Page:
Chapel Dean Luke A. Powery is a contributor to the new book Shouting Above the Noisy Crowd: Biblical Wisdom and the Urgency of Preaching, a collection of essays from leaders in the field of homiletics offering wisdom on the art of preaching.
In his chapter on “Is Preaching Political?”, Dean Powery explains how preaching is inescapably political because of its theological foundation.
“The incarnation of God in Jesus was God’s political act or political sermon in that God entered the sphere of public human affairs,” he writes. God passes over the powerful leaders of Jesus’s time in order reveal himself in a baby born on the margins of the Roman empire. “Rooted in this understanding of the incarnation of God in Christ, one can say that not only is Jesus the Word of God political but the gospel he preaches in word and deed is a political act as well.”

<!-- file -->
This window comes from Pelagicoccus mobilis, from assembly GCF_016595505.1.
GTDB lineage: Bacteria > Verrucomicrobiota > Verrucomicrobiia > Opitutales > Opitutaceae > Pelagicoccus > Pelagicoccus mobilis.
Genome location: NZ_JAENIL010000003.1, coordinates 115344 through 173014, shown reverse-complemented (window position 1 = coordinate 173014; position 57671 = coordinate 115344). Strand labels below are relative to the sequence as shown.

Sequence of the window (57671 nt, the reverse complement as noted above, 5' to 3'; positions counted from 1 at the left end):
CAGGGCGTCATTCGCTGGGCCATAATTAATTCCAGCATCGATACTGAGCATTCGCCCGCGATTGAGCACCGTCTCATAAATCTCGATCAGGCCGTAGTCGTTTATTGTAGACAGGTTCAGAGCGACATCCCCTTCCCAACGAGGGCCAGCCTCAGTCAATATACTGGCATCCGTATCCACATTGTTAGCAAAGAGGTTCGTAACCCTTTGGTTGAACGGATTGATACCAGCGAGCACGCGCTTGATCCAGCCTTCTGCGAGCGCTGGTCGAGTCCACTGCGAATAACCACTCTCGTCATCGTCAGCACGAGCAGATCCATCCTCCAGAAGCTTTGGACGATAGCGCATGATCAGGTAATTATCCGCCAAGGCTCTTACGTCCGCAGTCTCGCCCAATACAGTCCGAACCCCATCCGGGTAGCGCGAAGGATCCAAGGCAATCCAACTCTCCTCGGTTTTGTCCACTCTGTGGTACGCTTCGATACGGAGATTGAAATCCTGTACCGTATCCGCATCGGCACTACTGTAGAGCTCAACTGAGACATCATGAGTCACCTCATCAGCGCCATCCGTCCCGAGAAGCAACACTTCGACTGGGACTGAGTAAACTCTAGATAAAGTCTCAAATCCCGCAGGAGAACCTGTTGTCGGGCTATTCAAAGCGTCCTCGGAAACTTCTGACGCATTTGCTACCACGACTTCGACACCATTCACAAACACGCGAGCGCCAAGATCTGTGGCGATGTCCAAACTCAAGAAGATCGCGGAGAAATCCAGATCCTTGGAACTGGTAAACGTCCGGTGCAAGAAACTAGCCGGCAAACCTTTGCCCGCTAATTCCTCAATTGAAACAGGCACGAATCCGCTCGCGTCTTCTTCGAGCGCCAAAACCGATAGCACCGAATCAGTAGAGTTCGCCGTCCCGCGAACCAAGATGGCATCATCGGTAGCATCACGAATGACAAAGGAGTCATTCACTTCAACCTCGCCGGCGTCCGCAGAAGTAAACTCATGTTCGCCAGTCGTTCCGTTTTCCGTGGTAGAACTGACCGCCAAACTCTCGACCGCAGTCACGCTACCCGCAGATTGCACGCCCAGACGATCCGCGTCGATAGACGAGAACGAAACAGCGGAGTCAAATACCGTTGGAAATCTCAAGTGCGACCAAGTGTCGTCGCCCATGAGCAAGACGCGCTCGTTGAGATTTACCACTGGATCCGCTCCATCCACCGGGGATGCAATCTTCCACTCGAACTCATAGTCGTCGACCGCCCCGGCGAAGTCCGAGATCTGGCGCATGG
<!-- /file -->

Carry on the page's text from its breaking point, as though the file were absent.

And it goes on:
“Jesus’s politics are aligned with the marginalized—the poor, the captives, the blind, and the oppressed,” he says.
Powery offers some nuances about how preaching is political.
“To be political does not mean to politicize,” he writes. “By the latter, I mean an explicit emphasis on particular political parties and politicians.”
“Preachers of the gospel are called to proclaim against the principalities and power at work in our world, and not necessarily people,” he says.
Shouting Above the Noisy Crowd is published in honor of Alyce M. McKenzie, the Le Van Professor of Preaching and Worship at Southern Methodist University’s Perkins School of Theology.
Read an online excerpt of the essay.